Debugger shortcuts

The following table lists down a few important debugger shortcuts −

Debug actionShortcut
Debug a programShift + F9
Choose configuration and debugShift+Alt+F9
Step overF8
Step intoF7
Smart step intoShift + F7
Step outShift + F8
Force step overShift+Alt+F8
Force step intoShift+Alt+F7
Resume programF9
Evaluate expressionAlt+F8
Toggle breakpointsCtrl+F8
View breakpointsCtrl+Shift+F8

FAQsand Tips

In this section, we will go through a few Frequently Answered Questions and Tips. TheFAQs and tips are as follows −

Can I use the NetBeans key bindings in IntelliJ IDEA?

  • Navigate to Files → Settings and select Keymap.

  • Select NetBeans from the drop down box

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Is local history in IntelliJ IDEA different from that in NetBeans?

Local history in IntelliJ IDEA, generally, is more detailed. Whatever you do with a directory,file, class, method or field, or a code block is reflected in your local history. The localhistory also includes VCS operations.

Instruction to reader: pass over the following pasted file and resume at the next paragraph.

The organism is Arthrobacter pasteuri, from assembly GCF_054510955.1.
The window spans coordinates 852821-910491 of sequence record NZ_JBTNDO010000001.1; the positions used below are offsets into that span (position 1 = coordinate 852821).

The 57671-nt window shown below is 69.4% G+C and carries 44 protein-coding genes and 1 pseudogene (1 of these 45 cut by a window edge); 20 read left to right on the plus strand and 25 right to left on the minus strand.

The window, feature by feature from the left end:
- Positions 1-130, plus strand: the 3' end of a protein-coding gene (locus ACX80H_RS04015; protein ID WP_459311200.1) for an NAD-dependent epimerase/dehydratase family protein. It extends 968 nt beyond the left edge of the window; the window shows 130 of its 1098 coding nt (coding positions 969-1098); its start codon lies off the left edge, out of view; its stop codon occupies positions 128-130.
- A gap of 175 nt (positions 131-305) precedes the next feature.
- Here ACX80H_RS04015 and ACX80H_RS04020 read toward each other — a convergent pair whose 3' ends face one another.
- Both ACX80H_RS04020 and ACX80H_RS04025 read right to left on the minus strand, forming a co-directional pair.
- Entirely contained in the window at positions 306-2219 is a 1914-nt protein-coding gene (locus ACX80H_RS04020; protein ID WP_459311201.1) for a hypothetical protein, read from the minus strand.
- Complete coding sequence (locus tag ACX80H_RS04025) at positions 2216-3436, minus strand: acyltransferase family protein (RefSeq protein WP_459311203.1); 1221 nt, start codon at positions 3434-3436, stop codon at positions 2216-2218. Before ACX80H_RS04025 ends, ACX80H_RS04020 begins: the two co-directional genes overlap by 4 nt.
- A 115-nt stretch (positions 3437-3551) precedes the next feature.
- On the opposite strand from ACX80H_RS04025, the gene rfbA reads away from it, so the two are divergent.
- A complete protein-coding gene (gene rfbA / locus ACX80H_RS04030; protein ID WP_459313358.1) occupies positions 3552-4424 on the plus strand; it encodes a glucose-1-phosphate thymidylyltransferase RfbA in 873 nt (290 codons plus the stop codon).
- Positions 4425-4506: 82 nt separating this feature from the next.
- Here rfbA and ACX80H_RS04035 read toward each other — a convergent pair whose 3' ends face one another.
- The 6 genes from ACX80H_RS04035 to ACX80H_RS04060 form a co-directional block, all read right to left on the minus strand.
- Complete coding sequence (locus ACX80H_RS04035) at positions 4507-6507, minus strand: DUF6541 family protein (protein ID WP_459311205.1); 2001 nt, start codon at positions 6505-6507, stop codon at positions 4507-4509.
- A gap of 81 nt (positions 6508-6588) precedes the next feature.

Can I enable ‘compile on save' in IntelliJ IDEA?

  • Navigate to File → Settings → Build, Execution, Deployment → Compiler
  • Select Build Project Automatically option.
  • Click on the OK button.

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Can I use NetBeans plugins in IntelliJ IDEA?

No, you cannot.

Is it possible to build NetBeans RCP applications with IntelliJ IDEA?

It is possible; however, you will not get the same kind of support that you get withNetBeans (wizards, menu actions, etc.). For more details, visit this.

Eclipse is yet another popular Java IDE. If you are a current user of Eclipse and want tomigrate from it to IntelliJ, then this is a good starting point.

This chapter discusses how to import Eclipse projects in IntelliJ, its terminologiesequivalent to Eclipse, popular shortcuts and frequently asked questions.

Import existing project

In this section, we will discuss how to import an existing project. Follow these steps toimport the project −

  • Navigate to File → New → Project from Existing Sources.

  • Select your NetBeans project directory.

  • When the Import Project wizard opens, select the Create project from existingsources option.

  • Follow the on-screen instructions to continue.

IntelliJ vsEclipse terminology